Legal chiefs and academics today demanded new laws to stop police and security services from spying on meetings between lawyers and their clients.
In a declaration to mark European Lawyers Day, the Law Society, the Bar Council and the Faculty of Advocates argue that codes to protect legal professional privilege from state surveillance and acquisition of communications data are weak and ineffectual.
Andrew Caplen (pictured), president of the Law Society, said: ‘For many years the Society has called for a review of the Regulation of Investigatory Powers Act. The absence of explicit statutory protection for legal professional privilege remains a matter of serious concern to us.’
The declaration follows the Investigatory Powers Tribunal case involving the al-Saadi and Belhadj families which revealed that intelligence agencies are allowed by the Regulation of Investigatory Powers Act 2000 (RIPA) to spy on conversations between lawyers and clients.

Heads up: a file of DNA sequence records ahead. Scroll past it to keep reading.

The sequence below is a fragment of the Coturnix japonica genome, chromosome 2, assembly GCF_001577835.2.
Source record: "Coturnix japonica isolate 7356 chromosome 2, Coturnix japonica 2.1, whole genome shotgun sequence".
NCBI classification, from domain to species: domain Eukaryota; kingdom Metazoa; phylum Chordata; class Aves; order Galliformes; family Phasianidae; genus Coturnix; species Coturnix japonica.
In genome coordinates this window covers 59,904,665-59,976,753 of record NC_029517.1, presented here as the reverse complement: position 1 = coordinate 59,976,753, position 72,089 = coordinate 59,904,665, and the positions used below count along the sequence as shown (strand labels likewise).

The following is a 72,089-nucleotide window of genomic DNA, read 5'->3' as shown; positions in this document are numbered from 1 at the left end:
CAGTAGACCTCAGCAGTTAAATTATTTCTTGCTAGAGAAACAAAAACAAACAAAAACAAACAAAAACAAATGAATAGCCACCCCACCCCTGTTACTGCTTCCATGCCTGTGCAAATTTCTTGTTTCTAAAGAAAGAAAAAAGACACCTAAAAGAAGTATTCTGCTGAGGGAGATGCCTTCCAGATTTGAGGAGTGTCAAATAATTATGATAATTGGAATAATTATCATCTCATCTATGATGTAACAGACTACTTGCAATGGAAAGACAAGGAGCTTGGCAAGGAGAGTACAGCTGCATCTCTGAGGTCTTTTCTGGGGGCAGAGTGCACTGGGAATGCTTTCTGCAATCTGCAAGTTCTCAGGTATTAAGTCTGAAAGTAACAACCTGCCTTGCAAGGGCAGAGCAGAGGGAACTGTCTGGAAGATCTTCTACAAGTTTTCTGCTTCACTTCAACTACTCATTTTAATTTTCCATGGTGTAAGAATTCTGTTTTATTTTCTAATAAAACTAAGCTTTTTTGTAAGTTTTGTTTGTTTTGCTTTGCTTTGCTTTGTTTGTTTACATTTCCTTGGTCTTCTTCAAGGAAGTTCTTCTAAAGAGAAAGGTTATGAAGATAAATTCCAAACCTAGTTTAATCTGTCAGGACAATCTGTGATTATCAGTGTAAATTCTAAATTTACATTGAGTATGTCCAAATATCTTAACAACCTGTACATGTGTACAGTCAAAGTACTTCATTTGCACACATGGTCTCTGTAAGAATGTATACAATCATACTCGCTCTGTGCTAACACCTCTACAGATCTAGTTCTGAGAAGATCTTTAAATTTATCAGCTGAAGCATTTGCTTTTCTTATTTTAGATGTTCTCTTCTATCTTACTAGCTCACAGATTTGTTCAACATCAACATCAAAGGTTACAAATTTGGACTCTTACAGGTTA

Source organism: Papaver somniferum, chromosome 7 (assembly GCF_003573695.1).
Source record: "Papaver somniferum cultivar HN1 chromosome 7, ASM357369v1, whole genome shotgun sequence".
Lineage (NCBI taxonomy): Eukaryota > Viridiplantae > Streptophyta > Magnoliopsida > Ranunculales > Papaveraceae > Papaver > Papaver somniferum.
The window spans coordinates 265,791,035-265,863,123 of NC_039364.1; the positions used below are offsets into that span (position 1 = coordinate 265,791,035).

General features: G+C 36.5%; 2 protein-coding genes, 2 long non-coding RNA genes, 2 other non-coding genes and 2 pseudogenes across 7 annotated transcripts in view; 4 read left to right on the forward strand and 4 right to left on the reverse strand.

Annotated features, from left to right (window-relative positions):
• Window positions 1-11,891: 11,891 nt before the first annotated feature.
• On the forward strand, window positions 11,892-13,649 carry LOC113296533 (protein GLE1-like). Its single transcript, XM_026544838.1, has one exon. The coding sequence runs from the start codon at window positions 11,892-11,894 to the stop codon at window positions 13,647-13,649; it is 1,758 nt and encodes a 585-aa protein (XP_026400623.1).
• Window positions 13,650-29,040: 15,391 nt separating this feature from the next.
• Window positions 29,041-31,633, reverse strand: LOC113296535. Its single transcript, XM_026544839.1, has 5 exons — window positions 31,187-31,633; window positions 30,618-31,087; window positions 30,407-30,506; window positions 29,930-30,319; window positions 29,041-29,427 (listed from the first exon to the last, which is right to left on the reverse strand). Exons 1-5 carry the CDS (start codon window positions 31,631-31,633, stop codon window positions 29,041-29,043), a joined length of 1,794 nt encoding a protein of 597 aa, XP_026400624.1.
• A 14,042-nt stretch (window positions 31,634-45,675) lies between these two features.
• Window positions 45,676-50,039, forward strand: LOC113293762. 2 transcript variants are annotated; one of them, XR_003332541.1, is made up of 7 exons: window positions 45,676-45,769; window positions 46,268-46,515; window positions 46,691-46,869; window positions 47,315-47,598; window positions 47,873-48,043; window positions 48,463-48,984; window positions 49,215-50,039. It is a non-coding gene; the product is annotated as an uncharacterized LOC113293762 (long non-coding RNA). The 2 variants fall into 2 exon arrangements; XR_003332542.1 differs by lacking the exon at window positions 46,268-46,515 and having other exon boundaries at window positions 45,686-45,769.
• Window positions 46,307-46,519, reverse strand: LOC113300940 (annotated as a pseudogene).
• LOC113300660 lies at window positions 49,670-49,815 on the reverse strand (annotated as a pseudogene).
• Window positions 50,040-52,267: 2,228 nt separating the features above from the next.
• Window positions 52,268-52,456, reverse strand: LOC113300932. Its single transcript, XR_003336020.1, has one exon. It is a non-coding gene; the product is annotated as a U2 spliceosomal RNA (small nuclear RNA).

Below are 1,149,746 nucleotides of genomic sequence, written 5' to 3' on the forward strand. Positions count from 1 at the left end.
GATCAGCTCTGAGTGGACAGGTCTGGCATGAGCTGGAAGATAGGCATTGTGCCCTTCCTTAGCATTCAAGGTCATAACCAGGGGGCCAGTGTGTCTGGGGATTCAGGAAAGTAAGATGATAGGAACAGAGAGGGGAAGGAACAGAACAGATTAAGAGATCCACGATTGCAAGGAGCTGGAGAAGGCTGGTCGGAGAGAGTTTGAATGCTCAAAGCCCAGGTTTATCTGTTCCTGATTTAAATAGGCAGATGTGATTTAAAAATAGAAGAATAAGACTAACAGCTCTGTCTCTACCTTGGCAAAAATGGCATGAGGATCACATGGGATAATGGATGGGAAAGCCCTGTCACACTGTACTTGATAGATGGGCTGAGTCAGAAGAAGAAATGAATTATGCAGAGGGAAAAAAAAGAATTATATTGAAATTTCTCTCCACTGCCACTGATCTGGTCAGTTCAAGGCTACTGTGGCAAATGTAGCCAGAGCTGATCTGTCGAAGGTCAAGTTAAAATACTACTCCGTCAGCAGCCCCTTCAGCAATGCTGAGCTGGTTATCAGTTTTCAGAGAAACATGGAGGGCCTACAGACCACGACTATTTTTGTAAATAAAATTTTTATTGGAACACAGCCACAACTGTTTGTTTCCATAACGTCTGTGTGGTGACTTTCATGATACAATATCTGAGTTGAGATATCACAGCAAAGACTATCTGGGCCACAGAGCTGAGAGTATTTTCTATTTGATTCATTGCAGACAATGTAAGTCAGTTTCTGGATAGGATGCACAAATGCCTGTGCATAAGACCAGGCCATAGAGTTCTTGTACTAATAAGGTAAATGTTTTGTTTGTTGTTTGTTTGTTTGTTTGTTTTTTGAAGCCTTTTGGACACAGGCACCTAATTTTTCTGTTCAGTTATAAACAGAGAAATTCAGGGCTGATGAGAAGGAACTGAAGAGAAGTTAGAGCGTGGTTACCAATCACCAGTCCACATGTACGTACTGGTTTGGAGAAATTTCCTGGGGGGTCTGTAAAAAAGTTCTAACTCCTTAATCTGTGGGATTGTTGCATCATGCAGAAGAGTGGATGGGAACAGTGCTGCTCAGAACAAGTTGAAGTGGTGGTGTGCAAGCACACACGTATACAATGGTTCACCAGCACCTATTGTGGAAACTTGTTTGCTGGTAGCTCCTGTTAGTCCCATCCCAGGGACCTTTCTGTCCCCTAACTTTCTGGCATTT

Caplen said that the only situation in which private communications between lawyer and client should be capable of being spied on is when they are made in furtherance of a criminal purpose, and the law should reflect that.
Chairman-elect of the Bar Council, Alistair MacDonald QC said: ‘This declaration is about standing up for a principle that has existed for hundreds of years. Communications between lawyers and their clients should remain confidential.
‘If the state eavesdrops on privileged communications to gather intelligence, clients will feel unable to speak openly with their lawyers. In many cases, the effect will be that such cases cannot properly be put and a just result will not be achieved.’
Caplen added: ‘RIPA is not fit for purpose. Law-enforcement agencies fail to routinely record the professions of individuals who have had their communications data accessed. There needs to be explicit protection for legal professional privilege in the act.’